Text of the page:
Sierra Nevada Corporation’s Steven Lindsey To Be Inducted Into Astronaut Hall Of Fame

Astronaut Steven W. Lindsey, commander. Image Credit: NASA

Astronaut Steven W. Lindsey, commander. Image Credit: NASA

March 27, 2015 – On Saturday, May 30, 2015, retired astronaut Steven Lindsey will be among four space shuttle astronauts who will be inducted into the United States Astronaut Hall of Fame, joining the ranks of iconic space explorers that include Alan Shepard, Neil Armstrong, John glenn and Buzz Aldrin.

Lindsey has been selected as one of four 2015 U.S. Astronaut Hall of Fame inductees. He is a veteran of five space shuttle missions and served as chief of the NASA Astronaut Office from September 2006 to October 2009. He is now the Senior Director for Sierra Nevada Corporation’s Space Explorations Systems where he is responsible for the design, development, testing, and operational employment of the Dream Chaser orbital crew and cargo transportation system.

This year’s inductees also include John Grunsfeld, a robotics expert who conducted three missions to repair the Hubble Space Telescope and current head of NASA’s science programs; Colorado Astronaut Kent Rominger, who was a space shuttle pilot and commander on key shuttle missions to build the International Space Station; and M. Rhea Seddon, a medical doctor and payload commander on life sciences missions who was one of NASA’s first female astronauts. They comprise the 14th group of space shuttle astronauts named to the U.S. Astronaut Hall of Fame, bringing the total number of members to 91.

This year marks the historic 25th anniversary of the Hall of Fame, which was conceived in the 1980s by the six remaining Mercury astronauts as a place where space explorers could be remembered. Past Hall of Fame inductees include Mercury, Gemini, Apollo, Skylab and Space Shuttle astronauts.

Each year, inductees are selected by a committee of Hall of Fame astronauts, former NASA officials, flight directors, historians and journalists. The process is administered by the Astronaut Scholarship Foundation, in Florida. To be eligible, an astronaut must have made his or her first flight at least 17 years before the induction. Candidates must be a U.S. citizen and a NASA-trained commander, pilot or mission specialist who has orbited the earth at least once.

Lindsey became an astronaut in May 1996 and qualified for flight assignment as a pilot. During his over 15 year tenure at NASA, he completed five space flights and logged more than 1,510 hours in space.

Lindsey’s first flew into space was on November 19, 1997 as Pilot of STS-87 Columbia. As the fourth U.S. Microgravity Payload flight, the mission focused on experiments designed to show how the weightless environment of space affects various physical processes. The mission also made observations of the Sun’s outer atmospheric layers. During one of STS-87’s spacewalks which included a manual capture of a Spartan satellite, Lindsey piloted the first flight of the AERCam Sprint, a free-flying robotic camera.

As Pilot of Discovery, Lindsey returned to space alongside Senator John Glenn on STS-95, which launched October 29, 1998. The crew conducted a variety of science experiments in the SPACEHAB module, investigated the effects of spaceflight on the aging process, and deployed both the Spartan solar-observing spacecraft and the Hubble Space Telescope Orbital Systems Test Platform.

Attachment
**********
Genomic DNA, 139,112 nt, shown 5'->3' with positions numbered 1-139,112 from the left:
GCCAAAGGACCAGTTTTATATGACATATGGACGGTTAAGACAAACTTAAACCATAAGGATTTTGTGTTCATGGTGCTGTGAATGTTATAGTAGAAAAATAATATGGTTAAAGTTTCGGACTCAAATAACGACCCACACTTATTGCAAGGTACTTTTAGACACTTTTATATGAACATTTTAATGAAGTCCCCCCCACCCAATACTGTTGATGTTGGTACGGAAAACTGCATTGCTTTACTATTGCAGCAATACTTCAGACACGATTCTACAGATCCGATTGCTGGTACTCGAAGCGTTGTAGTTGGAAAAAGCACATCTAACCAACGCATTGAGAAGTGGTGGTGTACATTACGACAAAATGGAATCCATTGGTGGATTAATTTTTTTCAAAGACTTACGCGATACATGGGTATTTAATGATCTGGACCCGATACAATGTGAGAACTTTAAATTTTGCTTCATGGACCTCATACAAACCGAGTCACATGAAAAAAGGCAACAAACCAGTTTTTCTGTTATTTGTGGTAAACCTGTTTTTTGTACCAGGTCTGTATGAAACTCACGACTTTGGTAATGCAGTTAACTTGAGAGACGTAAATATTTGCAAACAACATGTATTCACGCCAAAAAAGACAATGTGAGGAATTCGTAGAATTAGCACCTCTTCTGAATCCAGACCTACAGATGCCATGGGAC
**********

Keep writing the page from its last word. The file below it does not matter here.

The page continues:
Lindsey’s first mission as Commander was STS-104, the 10th International Space Station (ISS) assembly mission. After launching on July 12, 2001, the crew of Atlantis rendezvoused with the ISS and conducted joint operations with the Expedition 2 crew in order to install the Quest Joint Airlock. In addition to installing and activating the Joint Airlock, the crew also performed the first spacewalk using Quest.

Lindsey next commanded STS-121 Discovery, the second Return to Flight test mission after the Columbia mishap. Launched on July 4, 2006, the crew tested new equipment and procedures meant to increase the safety of the space shuttle fleet.

STS-133 saw Lindsey commanding the 39th and final flight of Discovery, launched on February 24, 2011. The crew docked with the ISS and delivered the Permanent Multipurpose Module, an Express Logistics Carrier, and Robonaut 2, the first human-like robot in space.

During his time with NASA, Lindsey served as Deputy for Space Shuttle Operations and Co-Chairman of the Space Shuttle Cockpit Council as well as the Chief of International Space Station Operations for the Astronaut Office.

He last served as Chief of the Astronaut Corps, responsible for spacecraft development, crew selection and training, and flight test/crew operations in support of the Space Shuttle, International Space Station, and Constellation Programs.

Lindsey retired from NASA in 2011 to take a position with Sierra Nevada Corporation. Upon joining the SNC team, Mr. Lindsey led Dream Chaser spacecraft flight operations. In August 2013, he was selected as Dream Chaser Senior Director tasked with managing the Dream Chaser Space Systems development through the design certification phase, including atmospheric flight tests of the Dream Chaser at Dryden Flight Research Center in California, and launch of the Dream Chaser into Low Earth Orbit with a crewed ISS docking mission.

Lindsey received a B.S. in Engineering Sciences from the U.S. Air Force Academy in 1982. and a master of science degree in aeronautical engineering from the Air Force Institute of Technology in 1990.

Lindsey was commissioned a second lieutenant at the United States Air Force Academy, Colorado Springs, Colorado, in 1982.

The 2015 Astronaut Hall of Fame Induction will take place at 2 p.m. ET on Saturday, May 30. Admittance into the ceremony is included in admission to Kennedy Space Center Visitor Complex; however, seating is limited and is available on a first-come, first-served basis. For more information, visit